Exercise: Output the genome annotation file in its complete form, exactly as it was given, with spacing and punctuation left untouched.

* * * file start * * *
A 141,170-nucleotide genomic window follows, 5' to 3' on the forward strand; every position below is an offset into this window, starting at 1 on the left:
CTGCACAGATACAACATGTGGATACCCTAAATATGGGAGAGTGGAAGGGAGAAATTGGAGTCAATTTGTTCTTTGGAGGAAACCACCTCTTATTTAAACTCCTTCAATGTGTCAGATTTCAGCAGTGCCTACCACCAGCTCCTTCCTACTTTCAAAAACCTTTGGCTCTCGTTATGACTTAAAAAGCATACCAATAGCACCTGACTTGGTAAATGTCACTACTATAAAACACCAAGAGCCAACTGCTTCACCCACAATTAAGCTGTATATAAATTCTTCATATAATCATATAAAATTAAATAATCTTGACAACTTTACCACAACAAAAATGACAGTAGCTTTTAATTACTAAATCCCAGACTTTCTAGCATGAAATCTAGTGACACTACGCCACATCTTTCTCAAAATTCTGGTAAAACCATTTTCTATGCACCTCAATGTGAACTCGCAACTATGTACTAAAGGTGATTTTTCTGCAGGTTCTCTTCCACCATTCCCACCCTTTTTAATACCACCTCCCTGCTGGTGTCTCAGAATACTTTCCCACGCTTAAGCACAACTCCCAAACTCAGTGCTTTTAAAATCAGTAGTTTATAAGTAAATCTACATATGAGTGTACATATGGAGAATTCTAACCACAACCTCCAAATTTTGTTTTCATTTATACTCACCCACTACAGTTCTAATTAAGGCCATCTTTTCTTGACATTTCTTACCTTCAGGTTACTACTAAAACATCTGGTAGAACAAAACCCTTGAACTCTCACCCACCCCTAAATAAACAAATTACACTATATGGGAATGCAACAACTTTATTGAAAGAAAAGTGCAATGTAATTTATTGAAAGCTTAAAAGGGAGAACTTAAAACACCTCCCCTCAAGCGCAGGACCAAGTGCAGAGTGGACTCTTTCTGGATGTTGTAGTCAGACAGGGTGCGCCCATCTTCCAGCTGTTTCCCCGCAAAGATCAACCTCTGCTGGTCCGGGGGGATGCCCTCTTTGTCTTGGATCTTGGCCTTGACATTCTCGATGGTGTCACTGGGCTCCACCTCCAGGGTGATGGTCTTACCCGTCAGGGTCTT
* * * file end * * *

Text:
A 141,170-nucleotide genomic window follows, 5' to 3' on the forward strand; every position below is an offset into this window, starting at 1 on the left:
CTGCACAGATACAACATGTGGATACCCTAAATATGGGAGAGTGGAAGGGAGAAATTGGAGTCAATTTGTTCTTTGGAGGAAACCACCTCTTATTTAAACTCCTTCAATGTGTCAGATTTCAGCAGTGCCTACCACCAGCTCCTTCCTACTTTCAAAAACCTTTGGCTCTCGTTATGACTTAAAAAGCATACCAATAGCACCTGACTTGGTAAATGTCACTACTATAAAACACCAAGAGCCAACTGCTTCACCCACAATTAAGCTGTATATAAATTCTTCATATAATCATATAAAATTAAATAATCTTGACAACTTTACCACAACAAAAATGACAGTAGCTTTTAATTACTAAATCCCAGACTTTCTAGCATGAAATCTAGTGACACTACGCCACATCTTTCTCAAAATTCTGGTAAAACCATTTTCTATGCACCTCAATGTGAACTCGCAACTATGTACTAAAGGTGATTTTTCTGCAGGTTCTCTTCCACCATTCCCACCCTTTTTAATACCACCTCCCTGCTGGTGTCTCAGAATACTTTCCCACGCTTAAGCACAACTCCCAAACTCAGTGCTTTTAAAATCAGTAGTTTATAAGTAAATCTACATATGAGTGTACATATGGAGAATTCTAACCACAACCTCCAAATTTTGTTTTCATTTATACTCACCCACTACAGTTCTAATTAAGGCCATCTTTTCTTGACATTTCTTACCTTCAGGTTACTACTAAAACATCTGGTAGAACAAAACCCTTGAACTCTCACCCACCCCTAAATAAACAAATTACACTATATGGGAATGCAACAACTTTATTGAAAGAAAAGTGCAATGTAATTTATTGAAAGCTTAAAAGGGAGAACTTAAAACACCTCCCCTCAAGCGCAGGACCAAGTGCAGAGTGGACTCTTTCTGGATGTTGTAGTCAGACAGGGTGCGCCCATCTTCCAGCTGTTTCCCCGCAAAGATCAACCTCTGCTGGTCCGGGGGGATGCCCTCTTTGTCTTGGATCTTGGCCTTGACATTCTCGATGGTGTCACTGGGCTCCACCTCCAGGGTGATGGTCTTACCCGTCAGGGTCTT